Anyway: that team, yeah, certainly comes out of the Obama administration, but, as I say, they kind of all have had their four years of learning. And, also just the new reality. They’re coming in, I would say, maybe chastened by some of their own decisions. And again, it’s not like any of them are coming in to lessen Israel’s power.
In fact, Anthony Blinken himself said that they will never walk away from Israel’s security. He’s been reassuring the Israelis that, look, we’re not here to undercut you: we’re just against your policies and we’re your dear friends. So we want to work with you, but we want to ask you to put a check on yourselves. Again, sadly, I don’t think the United States, perhaps since George HW Bush, has had really any checks on Israeli foreign policy. It’s rare that we hear any American administration, Republican or Democrat, doing it. In fact, Obama himself kept raising aid to Israel, even if he and Bibi Netanyahu were on horrible terms.
So the point is, this administration, these players, all come in and will bring us back to an Iran nuclear deal. Whether it’s the same deal, I doubt, but it’ll be something similar because that’s the commitment. So that’s the strategic viewpoint, and I think that, frankly, that it’s the dominant strategic plan, if not even a strategic doctrine for the United States, to reset what was working—not perfectly, by any means—to bring Iran back into the fold. Because, again, Biden’s not going to be anti-Mohammed Salman, he’s not going to be anti-Mohammed bin Zayed, even. And he’s not going to be anti-Bibi Netanyahu. But, he is going to be checking them, not just giving them carte blanche, and we already see as a result that the Saudis and the Emiratis have already been doing this; I think actually for a year now, the Emiratis actually started this by pulling back from this disastrous war in Yemen. The Saudis are looking for a face-saving way to be done with it and, yes, the Biden administration is pushing by saying “yes, we’re going to end our support for this disastrous war.” I don’t know if “disastrous” is my word only but it’s certainly the sentiment of the Biden administration, that this (the Yemeni conflict) is the, quote-unquote, greatest humanitarian crisis of our time, supported by the United States i.e. under the Obama administration since 2015.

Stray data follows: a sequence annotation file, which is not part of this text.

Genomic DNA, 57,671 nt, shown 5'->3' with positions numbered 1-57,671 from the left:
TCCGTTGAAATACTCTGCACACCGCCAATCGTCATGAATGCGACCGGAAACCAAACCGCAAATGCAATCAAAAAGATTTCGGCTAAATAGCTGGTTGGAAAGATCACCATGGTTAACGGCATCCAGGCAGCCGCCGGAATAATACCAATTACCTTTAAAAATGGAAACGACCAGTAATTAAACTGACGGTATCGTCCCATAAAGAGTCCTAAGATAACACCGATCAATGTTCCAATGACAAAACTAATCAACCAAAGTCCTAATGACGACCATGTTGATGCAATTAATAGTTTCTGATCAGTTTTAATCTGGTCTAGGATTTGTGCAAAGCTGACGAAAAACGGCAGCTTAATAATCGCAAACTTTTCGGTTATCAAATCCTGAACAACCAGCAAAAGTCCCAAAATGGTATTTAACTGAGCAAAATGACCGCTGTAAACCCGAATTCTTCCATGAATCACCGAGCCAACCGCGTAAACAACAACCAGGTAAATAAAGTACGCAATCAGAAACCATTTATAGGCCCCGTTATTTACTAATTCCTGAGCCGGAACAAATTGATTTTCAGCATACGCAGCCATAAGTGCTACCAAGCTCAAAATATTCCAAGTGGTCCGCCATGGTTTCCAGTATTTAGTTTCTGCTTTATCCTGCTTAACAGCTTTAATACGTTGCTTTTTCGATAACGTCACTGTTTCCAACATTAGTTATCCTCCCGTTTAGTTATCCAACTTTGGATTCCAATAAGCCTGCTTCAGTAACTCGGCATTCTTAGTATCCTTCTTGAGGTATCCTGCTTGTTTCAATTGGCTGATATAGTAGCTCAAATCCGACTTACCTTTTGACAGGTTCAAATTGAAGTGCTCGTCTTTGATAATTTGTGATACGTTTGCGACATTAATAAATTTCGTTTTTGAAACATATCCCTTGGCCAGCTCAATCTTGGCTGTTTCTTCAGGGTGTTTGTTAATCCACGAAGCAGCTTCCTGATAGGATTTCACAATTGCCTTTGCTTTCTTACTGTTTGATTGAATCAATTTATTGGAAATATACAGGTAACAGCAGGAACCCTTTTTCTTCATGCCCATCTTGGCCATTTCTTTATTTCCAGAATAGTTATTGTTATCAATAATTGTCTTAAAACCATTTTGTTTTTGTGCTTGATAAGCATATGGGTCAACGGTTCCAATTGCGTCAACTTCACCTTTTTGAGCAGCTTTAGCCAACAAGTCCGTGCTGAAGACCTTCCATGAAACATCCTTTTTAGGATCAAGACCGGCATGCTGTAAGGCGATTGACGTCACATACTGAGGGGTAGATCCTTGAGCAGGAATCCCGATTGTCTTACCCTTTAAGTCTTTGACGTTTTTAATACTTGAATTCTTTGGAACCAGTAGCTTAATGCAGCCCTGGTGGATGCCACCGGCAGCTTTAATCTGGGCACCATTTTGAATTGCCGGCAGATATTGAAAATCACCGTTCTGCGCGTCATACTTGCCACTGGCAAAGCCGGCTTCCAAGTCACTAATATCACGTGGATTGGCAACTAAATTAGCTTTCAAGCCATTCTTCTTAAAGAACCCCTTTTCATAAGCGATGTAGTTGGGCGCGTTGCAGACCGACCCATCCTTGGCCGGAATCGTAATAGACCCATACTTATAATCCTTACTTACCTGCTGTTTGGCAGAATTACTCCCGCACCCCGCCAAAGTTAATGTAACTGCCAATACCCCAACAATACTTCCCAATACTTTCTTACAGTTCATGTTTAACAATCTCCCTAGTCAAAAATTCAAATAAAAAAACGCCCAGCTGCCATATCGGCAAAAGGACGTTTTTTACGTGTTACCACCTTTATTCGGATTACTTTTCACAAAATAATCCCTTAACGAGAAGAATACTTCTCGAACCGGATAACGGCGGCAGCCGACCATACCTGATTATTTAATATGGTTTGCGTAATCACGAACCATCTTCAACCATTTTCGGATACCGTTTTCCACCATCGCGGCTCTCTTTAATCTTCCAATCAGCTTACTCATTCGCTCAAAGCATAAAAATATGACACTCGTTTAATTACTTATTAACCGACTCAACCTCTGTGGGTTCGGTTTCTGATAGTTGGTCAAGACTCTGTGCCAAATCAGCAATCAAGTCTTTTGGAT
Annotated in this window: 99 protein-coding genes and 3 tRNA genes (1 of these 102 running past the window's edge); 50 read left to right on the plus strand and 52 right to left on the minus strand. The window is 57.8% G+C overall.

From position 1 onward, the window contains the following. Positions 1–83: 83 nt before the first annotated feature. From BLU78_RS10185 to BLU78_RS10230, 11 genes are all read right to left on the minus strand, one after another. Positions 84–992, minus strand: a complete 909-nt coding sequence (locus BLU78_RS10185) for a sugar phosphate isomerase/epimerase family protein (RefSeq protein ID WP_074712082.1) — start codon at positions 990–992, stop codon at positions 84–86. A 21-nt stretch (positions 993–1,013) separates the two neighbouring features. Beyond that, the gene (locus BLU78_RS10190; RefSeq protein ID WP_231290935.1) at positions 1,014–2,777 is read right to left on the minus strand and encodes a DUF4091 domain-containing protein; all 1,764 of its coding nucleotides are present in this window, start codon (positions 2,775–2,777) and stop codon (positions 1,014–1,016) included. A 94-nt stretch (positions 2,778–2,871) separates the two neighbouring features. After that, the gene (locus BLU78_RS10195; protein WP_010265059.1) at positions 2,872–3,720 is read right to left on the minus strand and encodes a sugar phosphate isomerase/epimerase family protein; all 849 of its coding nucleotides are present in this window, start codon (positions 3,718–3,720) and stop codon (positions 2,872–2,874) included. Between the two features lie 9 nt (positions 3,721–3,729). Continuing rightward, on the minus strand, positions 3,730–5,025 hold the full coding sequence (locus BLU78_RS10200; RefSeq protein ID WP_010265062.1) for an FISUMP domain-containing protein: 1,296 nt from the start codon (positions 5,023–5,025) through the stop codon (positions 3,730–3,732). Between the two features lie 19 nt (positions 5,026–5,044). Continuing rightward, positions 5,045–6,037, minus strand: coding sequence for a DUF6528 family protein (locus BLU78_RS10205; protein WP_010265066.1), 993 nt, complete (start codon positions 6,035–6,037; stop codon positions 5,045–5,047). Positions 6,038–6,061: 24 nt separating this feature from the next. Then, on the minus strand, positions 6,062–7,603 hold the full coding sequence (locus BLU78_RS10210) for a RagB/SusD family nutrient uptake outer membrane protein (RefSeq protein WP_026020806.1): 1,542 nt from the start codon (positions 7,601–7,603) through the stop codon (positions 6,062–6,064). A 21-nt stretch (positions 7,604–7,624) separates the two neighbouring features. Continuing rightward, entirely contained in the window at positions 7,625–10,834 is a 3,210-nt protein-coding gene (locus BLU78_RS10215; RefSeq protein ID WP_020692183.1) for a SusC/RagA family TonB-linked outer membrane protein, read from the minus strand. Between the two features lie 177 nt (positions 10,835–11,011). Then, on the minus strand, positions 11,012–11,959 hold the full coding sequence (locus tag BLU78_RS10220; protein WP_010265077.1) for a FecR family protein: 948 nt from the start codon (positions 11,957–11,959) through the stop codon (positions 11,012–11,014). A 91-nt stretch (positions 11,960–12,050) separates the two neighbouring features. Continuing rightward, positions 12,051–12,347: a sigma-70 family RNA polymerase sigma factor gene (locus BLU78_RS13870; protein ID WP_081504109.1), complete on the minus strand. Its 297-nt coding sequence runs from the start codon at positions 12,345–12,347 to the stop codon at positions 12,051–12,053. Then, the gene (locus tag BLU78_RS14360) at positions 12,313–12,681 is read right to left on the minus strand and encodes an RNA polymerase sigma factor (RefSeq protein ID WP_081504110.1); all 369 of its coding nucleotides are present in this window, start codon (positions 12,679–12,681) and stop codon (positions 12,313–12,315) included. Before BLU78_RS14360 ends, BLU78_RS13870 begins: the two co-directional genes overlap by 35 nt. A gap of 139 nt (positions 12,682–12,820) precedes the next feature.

So this is not just to beat up on Trump, but we also have to beat up on the Obama administration for starting the support for this absolutely disastrous war. And the slaughter of Yemenis, and the cholera, and the famine, and the refugee crisis that it has caused. And, again, a lot of those players that we have now were part of that and they’re like “oops, shouldn’t have done that.” Yeah, well, six years later, time to undo it.
CR: One of the first actions taken by the Biden administration was to institute a review and a reversal of the designation of the Houthis as a terrorist organization. This designation had been made in the final days of the Trump administration. Can we speak a little bit to how the U.S. conceptualization of the Houthis fits into this greater “big power” scheme particularly between Iran and Saudi Arabia?
DS: Again, as I emphasize, Obama started it by giving the green light to Mohammed bin Salman. So, then the conceptualization was “yeah, we did that; we shouldn’t have done that.” I’ve seen interviews with Rob Malley even before Biden won where he was saying “yeah, wish we hadn’t done that.” Because the point there was we needed to give a gift to Mohammed bin Salman and let him play in Yemen for three weeks because Mohammed bin Salman said “oh, we just need three weeks and we’ll stop this crazy war between the Houthis and our allies and therefore we’ll prevent Iran from getting stronger ties in Yemen.”